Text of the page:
This is the third installment of a four-part series exploring the risks and rewards of freelance legal work. Be sure to read:
- Part 1: Deciding to fly solo
- Part 2: Laying the groundwork for a successful solo law practice
- Part 4: Managing risk as a solo practitioner
Launching and growing a solo legal practice
Once you’ve laid the foundation for a successful solo legal practice by creating a strong business plan and building a solid technological infrastructure, you’re ready to start serving clients. Here are some tips for achieving success.
In the early days, expect to spend most of your time developing client relationships. While much of your business will come through positive word-of-mouth from previous clients, you can also develop meaningful professional relationships and enriching collaborations through local bar associations, specialty professional organizations, and nationwide affinity groups.
As new clients come in, you’ll need to balance the demands of client development with actual client work. Ideally, new business will continue flowing in as existing clients return year after year, sustaining the growth of your practice.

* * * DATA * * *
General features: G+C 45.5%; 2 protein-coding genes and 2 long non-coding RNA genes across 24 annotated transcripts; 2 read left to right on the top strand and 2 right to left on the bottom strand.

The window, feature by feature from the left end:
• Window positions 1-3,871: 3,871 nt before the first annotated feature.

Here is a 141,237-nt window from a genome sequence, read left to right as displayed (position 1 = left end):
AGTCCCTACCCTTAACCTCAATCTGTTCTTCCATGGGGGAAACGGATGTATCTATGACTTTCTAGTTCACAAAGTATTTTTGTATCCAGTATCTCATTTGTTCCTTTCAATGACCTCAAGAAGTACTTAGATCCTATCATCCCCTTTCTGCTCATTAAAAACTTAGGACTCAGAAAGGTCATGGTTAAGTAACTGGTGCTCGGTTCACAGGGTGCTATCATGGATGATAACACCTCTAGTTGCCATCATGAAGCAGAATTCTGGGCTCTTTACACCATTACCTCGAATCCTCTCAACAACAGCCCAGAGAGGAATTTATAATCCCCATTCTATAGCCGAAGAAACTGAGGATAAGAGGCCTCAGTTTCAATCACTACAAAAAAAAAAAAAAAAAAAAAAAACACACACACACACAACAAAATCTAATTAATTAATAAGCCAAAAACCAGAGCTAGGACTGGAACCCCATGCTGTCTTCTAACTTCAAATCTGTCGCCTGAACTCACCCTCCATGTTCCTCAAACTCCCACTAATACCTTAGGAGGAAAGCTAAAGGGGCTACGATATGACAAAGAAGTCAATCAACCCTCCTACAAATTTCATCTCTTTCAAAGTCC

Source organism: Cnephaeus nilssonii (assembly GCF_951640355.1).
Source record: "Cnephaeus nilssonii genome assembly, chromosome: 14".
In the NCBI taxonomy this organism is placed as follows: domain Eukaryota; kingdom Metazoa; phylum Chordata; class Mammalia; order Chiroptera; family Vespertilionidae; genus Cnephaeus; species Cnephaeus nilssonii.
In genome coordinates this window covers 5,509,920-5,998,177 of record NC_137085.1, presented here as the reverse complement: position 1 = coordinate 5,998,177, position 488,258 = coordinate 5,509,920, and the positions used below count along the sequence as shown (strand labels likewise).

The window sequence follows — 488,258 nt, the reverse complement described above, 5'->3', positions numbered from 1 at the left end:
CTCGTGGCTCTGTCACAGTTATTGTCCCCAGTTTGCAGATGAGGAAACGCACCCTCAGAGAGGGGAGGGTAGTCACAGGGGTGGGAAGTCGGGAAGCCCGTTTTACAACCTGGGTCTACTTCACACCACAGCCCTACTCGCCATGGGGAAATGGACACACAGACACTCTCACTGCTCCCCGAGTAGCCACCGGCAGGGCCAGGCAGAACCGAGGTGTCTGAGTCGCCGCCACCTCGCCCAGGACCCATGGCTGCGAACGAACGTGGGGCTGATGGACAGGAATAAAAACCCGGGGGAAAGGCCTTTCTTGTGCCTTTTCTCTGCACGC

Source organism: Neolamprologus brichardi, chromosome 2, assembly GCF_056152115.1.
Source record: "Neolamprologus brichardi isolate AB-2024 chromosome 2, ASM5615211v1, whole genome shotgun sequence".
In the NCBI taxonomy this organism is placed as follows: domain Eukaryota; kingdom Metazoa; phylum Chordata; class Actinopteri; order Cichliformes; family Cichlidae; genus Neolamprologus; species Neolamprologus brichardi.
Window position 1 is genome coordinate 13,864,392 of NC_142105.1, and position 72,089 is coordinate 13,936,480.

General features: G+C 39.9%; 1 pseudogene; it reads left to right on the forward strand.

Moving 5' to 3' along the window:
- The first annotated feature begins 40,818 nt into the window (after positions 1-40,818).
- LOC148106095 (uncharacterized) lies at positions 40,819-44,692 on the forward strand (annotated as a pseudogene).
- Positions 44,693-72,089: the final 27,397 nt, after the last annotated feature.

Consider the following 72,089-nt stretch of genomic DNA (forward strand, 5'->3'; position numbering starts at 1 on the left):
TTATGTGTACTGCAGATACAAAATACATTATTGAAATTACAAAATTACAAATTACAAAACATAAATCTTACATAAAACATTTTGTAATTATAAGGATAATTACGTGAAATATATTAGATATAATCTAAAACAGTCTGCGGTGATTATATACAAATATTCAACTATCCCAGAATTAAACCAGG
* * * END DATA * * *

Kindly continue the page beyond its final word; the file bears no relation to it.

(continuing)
You may reach the point where you’ll want to consider outsourcing some business development activities to an outside firm or automating tasks using client relationship management software. Either option will allow you to focus more attention on your legal practice while keeping the client pipeline full.
Growing your team
One of the biggest challenges for solo legal practitioners is balancing business development, client relationship maintenance, actual lawyering, and outside personal responsibilities. This juggling act must be performed skillfully, or you risk jeopardizing many of the benefits of individual practice.
That’s why the next crucial step for solo practitioners who want to grow their businesses is determining when and if to add a paralegal, associate, or partner to the team. Yes, becoming an employer will introduce new challenges and expenses — such as tax contributions and health insurance, to name a few — but when timed correctly, delegating or outsourcing administrative tasks will help your practice continue to grow and succeed.